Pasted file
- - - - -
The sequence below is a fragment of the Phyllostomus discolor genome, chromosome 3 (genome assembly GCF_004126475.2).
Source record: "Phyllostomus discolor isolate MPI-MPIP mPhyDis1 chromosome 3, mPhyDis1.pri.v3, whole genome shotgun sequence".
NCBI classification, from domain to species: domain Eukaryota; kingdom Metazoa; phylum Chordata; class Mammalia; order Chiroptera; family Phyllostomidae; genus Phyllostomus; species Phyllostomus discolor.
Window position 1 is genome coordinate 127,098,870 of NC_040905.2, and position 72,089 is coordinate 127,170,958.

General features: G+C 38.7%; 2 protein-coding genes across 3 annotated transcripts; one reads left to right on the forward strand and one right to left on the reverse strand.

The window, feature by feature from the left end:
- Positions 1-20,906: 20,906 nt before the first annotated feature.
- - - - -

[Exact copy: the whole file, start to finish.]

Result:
The sequence below is a fragment of the Phyllostomus discolor genome, chromosome 3 (genome assembly GCF_004126475.2).
Source record: "Phyllostomus discolor isolate MPI-MPIP mPhyDis1 chromosome 3, mPhyDis1.pri.v3, whole genome shotgun sequence".
NCBI classification, from domain to species: domain Eukaryota; kingdom Metazoa; phylum Chordata; class Mammalia; order Chiroptera; family Phyllostomidae; genus Phyllostomus; species Phyllostomus discolor.
Window position 1 is genome coordinate 127,098,870 of NC_040905.2, and position 72,089 is coordinate 127,170,958.

General features: G+C 38.7%; 2 protein-coding genes across 3 annotated transcripts; one reads left to right on the forward strand and one right to left on the reverse strand.

The window, feature by feature from the left end:
- Positions 1-20,906: 20,906 nt before the first annotated feature.